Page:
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          Sep. 23, 2014



Flown to France, Iraqi Christians get new chance at life

Few of the refugees speak French. Most have never ridden in a plane, let alone traveled to a Western country.

LOS ANGELES, CA (Catholic Online): "There is no future in Iraq. There can be no future between Muslims and Christians here," one refugee says. "I leave my life. I'm between sadness and happiness. But with DAECH (the Arabic acronym for Islamic State), we can't come back," he says.

The nation of France has led European efforts to bring humanitarian aid to refugees. The French government plane, an Airbus A310, delivered 10 more tons of blankets, tents, jerry cans and hygiene kits before transporting the refugees back to Paris.

"There are people sleeping outdoors at the moment, but the focus of this delivery is to prepare for the thousands who will still be here in the winter," a French diplomat said. "It's a veritable ethnic cleansing that we've witnessed here."

France has since entered the military fray in the war against Islamic State. French fighter jets last week launched strikes inside Iraq for the first time as part of an international coalition. The coalition's goal will be in pushing Islamic State back from Iraq to its power base in Syria. It has also delivered weapons, mostly machine guns and ammunition, to Kurdish Peshmerga fighters.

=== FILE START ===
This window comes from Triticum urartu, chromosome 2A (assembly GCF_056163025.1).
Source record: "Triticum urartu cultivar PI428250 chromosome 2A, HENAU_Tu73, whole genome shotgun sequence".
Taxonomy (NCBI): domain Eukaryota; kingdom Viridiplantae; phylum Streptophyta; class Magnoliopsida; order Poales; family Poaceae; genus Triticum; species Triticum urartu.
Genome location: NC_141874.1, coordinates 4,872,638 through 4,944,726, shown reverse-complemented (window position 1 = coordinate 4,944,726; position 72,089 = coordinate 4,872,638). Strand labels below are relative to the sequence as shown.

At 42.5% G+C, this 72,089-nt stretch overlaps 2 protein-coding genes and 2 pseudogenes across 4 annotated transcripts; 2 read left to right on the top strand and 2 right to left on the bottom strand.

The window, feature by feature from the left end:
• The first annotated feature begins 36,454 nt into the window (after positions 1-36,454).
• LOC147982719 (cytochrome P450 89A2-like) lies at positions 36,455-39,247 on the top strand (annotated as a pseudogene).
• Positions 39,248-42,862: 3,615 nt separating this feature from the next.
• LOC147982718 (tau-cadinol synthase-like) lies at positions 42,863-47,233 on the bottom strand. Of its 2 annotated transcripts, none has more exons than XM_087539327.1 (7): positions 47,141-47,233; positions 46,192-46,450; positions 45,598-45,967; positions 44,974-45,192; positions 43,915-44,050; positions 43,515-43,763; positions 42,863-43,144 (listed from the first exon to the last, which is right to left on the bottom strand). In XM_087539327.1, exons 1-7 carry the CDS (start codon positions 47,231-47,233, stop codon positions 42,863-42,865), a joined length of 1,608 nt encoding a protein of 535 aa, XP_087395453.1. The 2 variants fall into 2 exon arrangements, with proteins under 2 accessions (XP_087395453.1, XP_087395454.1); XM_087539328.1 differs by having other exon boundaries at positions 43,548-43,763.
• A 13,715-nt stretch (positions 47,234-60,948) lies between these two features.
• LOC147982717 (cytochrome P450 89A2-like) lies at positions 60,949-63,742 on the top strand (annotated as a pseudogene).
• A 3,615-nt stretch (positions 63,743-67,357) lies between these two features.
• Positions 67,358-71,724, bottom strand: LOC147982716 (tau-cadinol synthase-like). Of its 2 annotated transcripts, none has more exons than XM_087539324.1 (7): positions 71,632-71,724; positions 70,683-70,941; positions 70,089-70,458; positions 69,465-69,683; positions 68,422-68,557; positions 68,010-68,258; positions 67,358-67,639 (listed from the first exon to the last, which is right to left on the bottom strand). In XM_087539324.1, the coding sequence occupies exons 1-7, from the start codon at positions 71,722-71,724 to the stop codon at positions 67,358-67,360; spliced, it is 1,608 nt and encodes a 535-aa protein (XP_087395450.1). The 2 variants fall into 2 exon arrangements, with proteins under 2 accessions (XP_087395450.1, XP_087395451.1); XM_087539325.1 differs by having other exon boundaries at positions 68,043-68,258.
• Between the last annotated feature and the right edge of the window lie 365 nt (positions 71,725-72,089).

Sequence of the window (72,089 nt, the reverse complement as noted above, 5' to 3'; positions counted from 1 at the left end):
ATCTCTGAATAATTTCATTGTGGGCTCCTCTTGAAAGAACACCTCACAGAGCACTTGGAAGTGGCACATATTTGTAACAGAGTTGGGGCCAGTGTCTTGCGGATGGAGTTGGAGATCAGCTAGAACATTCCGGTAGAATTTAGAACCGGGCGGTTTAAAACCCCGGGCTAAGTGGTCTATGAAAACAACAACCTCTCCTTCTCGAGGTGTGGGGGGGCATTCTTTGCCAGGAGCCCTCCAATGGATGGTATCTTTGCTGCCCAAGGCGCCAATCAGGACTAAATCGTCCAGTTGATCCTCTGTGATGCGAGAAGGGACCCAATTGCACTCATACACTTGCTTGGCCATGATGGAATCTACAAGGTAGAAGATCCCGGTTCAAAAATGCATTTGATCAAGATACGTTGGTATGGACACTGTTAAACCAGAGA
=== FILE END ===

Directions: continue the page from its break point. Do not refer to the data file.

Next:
Under pressure from public opinion to admit more Christians from the Middle East, France has already taken in around 100 people since Islamic State launched its military offensive in Iraq in June.

Forty Christians arrived from northern Iraq at the end of August. They were admitted according to strict criteria. The families had to have family ties in France and sufficient resources to survive there. Another 60 have also come by their own means.

Few of the refugees speak French. Most have never ridden in a plane, let alone traveled to a Western country.

"The situation there (in Qaraqosh) was impossible when DAECH came," another refugee says. "They wanted Shariah. They wanted to impose their Islam and they want no Christians.

"We escaped to Arbil from Qaraqosh at the start of August. There were bombs and fighting between DAECH and the Peshmerga. DAECH took everything: food, televisions, refrigerator, everything. It's difficult to stay here as a Christian."